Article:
A few hours later, Redondo Beach sand was between my toes as we overnighted in LAX.

That was yesterday... Today, it's 25 degrees Fahrenheit in Anchorage with sunny skies. No pollution here, that you can see or smell, anyway. Riding in the crew van enroute to the hotel, a cow moose was blocking our path, until she slowly ambled into the trees.

We crossed the jet stream in the vicinity of Sandspit (YZP) at 32,000 feet. The wind velocity peaked at 203 m.p.h., 70 degrees left of our nose. Maintaining course required upwards of 25 degrees correction into the wind. The wind tunnel was about 30 miles in diameter and no turbulence was associated with it. Truly amazing... Imagine the nights before inertial navigation or global positioning magic; then throw in an undercast. Navigators had their hands full dealing with winds like these.

Finally, after six hours, we descended into Anchorage airspace, turned final approach over Fire Island and made a passable landing, mine. I would rate it about 80% on a scale of 1-100.

Day three of a four day...The adventure continues.

Andruha
3/18/2013 05:45:13

Some story of inertial navigation history

http://www.virtualpilots.fi/hist/WW2History-JarlArnkilEnglish.html#tupolevit

Inertial navigation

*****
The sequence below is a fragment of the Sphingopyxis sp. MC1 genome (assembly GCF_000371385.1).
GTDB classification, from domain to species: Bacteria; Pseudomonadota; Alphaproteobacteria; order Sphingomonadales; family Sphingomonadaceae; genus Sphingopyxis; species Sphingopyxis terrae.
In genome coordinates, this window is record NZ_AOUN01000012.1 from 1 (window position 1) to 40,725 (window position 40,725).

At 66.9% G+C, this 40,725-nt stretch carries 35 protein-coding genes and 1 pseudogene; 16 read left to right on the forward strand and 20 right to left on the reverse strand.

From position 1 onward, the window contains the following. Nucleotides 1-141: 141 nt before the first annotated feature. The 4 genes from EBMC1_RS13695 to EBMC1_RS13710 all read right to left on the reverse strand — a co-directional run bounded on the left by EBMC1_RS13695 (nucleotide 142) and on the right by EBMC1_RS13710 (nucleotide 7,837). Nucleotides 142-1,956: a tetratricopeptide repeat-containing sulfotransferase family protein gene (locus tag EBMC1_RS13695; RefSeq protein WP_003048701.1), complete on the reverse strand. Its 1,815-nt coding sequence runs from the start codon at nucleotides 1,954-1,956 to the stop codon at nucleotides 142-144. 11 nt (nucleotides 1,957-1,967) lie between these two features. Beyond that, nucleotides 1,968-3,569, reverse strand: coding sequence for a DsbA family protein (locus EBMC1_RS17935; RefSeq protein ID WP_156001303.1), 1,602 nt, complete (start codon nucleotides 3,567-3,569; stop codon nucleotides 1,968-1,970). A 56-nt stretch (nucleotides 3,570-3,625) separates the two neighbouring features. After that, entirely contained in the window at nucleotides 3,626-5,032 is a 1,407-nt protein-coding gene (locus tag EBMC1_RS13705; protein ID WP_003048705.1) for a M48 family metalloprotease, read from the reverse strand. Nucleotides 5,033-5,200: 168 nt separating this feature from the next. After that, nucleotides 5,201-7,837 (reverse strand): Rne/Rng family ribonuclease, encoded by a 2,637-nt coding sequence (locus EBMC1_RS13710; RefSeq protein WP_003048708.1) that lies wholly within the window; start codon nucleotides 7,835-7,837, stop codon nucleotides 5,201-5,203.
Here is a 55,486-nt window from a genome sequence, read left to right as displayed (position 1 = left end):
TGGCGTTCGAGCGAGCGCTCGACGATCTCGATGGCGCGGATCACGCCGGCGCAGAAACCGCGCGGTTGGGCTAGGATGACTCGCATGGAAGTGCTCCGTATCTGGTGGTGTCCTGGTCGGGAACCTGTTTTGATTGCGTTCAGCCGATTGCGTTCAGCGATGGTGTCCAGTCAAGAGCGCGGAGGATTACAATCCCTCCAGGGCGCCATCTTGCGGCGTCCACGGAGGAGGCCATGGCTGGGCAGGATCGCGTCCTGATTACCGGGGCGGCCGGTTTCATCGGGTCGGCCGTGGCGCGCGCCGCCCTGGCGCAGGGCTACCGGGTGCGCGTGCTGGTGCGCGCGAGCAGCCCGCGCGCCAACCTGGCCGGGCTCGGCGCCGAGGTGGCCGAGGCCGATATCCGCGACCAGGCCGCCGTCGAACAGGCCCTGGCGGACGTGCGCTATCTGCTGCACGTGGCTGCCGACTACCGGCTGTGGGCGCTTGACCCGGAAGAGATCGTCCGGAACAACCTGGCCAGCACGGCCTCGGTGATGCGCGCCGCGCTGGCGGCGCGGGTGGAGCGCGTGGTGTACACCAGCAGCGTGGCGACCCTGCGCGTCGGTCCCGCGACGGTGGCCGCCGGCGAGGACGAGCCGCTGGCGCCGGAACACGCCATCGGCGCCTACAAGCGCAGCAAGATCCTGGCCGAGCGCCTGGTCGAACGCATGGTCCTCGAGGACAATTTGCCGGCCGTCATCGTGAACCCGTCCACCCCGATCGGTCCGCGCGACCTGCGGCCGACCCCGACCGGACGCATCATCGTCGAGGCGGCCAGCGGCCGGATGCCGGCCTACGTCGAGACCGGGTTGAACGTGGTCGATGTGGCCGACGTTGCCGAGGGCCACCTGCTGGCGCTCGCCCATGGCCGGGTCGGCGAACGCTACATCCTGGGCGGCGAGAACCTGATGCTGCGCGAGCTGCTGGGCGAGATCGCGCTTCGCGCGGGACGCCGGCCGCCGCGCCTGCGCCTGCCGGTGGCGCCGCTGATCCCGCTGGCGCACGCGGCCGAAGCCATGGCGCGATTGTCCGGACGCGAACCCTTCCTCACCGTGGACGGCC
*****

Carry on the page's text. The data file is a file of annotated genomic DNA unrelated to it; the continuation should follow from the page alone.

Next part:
Then I could tell something about inertia. In the summer of 1966 there was an important America-conference of western airlines in Otaniemi. This time Leiviskä was one of the organizers. A guy called Mr. Partrich was representing his factory in the conference and called the flight department asking if we could negotiate. Our chief pilot said: "Kille, why don't you go to both." Partrich told that Sperry was building an inertial navigator, which would fit into an airplane. Inertial navigators had previously been built for US Navy, for submarines navigating under the polar ice cap. That device was awfully big. Now the factory had smaller devices, which would fit to an airplane. Puhakka and I went to Sperry factory to see these devices. They wouldn't show us much, but they told us that two of them would fit to a DC-8. We agreed that we would put in a reservation, but we would wait for FAA approval of reliability and accuracy. We would buy the inertia if it was approved.